Yet there was much else to enjoy. The wooing scene between Henry and Laura Martin-Simpson’s Katherine reminded me for the first time ever of Kate and Petruchio’s initial negotiations, particularly as Katherine bit Henry’s tongue as they shared their first (unfashionable) kiss. This lively exchange established a sense of the union of the countries as something desirable for both sides, yet allowed Katherine sufficient agency to dictate her own terms. Elsewhere, Henry’s execution of the traitors prompted a long, specific engagement with Tester’s Scroop, who stood central on the stage while the other traitors kneeled and simply wept as Henry outlined his crimes at great length.
Tester’s excellent Fluellen provided the comic relief, particularly in his forced reconciliation with Chris Polick’s Michael Williams, as Henry forced the two of them to shake hands. The two French women (Martin-Simpson and Jessica Guise as Alice) shared this role in their two brief scenes, but the comedy remained largely contained in favour of celebration of Henry’s victories.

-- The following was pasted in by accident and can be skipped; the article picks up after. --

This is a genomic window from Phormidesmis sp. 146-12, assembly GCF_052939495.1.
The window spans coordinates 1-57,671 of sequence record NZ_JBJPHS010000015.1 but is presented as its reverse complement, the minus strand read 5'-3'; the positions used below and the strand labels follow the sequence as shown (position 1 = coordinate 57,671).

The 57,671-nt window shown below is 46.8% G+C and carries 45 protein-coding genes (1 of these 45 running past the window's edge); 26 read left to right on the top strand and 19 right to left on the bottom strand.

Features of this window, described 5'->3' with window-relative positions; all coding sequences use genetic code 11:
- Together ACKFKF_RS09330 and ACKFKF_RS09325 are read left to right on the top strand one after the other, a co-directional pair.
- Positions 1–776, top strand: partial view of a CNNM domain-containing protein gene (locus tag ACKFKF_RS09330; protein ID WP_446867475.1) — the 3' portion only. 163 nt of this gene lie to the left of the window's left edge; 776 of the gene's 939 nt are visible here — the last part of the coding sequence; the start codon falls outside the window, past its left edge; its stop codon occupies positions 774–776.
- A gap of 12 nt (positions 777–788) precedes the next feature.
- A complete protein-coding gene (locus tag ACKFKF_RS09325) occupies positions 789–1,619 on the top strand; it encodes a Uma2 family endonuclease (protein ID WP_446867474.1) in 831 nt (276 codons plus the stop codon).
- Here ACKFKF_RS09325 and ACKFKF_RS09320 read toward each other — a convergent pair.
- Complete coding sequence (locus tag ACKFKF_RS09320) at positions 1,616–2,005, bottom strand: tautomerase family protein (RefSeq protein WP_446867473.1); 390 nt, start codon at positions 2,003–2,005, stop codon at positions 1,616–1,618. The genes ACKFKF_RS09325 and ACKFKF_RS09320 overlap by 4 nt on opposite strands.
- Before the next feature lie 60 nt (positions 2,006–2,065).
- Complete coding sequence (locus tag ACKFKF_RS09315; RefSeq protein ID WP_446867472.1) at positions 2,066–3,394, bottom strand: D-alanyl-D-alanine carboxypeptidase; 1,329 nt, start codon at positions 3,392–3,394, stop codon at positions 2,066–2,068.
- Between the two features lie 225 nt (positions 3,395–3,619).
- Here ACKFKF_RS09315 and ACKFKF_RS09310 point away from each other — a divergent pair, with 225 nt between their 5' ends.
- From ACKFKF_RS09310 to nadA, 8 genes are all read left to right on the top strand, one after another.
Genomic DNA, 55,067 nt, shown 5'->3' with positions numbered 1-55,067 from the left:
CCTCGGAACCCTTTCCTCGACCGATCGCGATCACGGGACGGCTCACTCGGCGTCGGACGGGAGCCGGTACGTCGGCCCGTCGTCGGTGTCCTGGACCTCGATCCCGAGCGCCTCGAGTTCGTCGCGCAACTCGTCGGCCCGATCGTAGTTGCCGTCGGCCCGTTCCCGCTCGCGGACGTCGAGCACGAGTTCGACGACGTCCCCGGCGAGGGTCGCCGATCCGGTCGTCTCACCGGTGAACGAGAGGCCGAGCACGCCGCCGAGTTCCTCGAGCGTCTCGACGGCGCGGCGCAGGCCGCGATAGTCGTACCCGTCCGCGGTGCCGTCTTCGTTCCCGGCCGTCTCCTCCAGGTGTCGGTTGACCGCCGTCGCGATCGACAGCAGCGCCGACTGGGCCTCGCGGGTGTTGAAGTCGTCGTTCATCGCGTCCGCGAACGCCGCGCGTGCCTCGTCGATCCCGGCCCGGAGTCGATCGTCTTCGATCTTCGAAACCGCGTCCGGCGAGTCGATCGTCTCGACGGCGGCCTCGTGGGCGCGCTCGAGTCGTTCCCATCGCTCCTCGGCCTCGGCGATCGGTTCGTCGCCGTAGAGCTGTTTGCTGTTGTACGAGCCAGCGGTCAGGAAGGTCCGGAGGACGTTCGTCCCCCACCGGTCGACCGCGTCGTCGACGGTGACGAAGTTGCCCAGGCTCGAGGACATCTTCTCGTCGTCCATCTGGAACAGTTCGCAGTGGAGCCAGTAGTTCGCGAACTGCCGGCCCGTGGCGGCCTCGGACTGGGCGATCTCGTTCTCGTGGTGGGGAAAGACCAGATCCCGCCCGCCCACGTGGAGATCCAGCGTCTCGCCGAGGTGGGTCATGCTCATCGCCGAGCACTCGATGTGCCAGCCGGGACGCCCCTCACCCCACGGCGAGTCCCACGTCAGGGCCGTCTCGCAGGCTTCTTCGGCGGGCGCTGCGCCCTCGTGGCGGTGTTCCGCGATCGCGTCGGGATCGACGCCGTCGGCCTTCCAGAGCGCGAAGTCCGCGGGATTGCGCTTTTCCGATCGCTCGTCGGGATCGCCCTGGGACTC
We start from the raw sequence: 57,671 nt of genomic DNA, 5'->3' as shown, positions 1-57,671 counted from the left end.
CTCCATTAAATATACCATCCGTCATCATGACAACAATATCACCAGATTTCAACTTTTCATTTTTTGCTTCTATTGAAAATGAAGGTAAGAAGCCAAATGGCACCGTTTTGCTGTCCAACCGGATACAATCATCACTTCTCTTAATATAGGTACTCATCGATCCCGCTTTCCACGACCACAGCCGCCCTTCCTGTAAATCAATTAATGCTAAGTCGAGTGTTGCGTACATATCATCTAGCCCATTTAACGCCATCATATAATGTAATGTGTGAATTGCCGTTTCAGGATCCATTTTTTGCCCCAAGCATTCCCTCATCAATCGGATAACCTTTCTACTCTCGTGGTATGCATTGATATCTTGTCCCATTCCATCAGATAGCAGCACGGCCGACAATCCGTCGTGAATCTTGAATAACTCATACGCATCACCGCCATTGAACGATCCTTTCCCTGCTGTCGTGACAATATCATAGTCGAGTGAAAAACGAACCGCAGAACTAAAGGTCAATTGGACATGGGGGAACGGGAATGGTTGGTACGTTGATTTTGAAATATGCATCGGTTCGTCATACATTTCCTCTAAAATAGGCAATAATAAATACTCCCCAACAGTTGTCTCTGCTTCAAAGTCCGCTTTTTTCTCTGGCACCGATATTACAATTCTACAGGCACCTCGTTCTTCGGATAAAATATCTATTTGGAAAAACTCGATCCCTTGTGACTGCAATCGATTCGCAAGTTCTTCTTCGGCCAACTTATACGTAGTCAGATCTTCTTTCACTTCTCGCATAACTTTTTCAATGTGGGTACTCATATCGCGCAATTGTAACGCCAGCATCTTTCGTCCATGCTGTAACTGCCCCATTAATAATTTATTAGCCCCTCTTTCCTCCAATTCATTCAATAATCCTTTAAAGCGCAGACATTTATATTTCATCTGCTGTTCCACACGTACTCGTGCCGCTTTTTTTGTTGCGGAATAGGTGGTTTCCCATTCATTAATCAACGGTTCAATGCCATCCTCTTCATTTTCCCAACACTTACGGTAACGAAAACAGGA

The production was overlong, even with the cuts, yet the fascinating use of space and the thoroughly entertaining performances made for an enjoyable Henry V. I would have liked to have seen a more immersive use made of the set and audience, and a clearer sense of what the production itself was trying to say. Certainly, the Chorus’s final gesture towards the Henry VI trilogy suggested that there was at least a sense of patriotism and national pride being undermined, but this was deferred until after the event as the Chorus cleared the stage, rather than interrupting Henry’s victory. Yet while the play itself may have been partly responsible for maintaining certain attitudes, the space acted as a point of destabilisation of meaning, acting to alert us to our own level of engagement and forcing response. In that sense, this remained an important Henry V.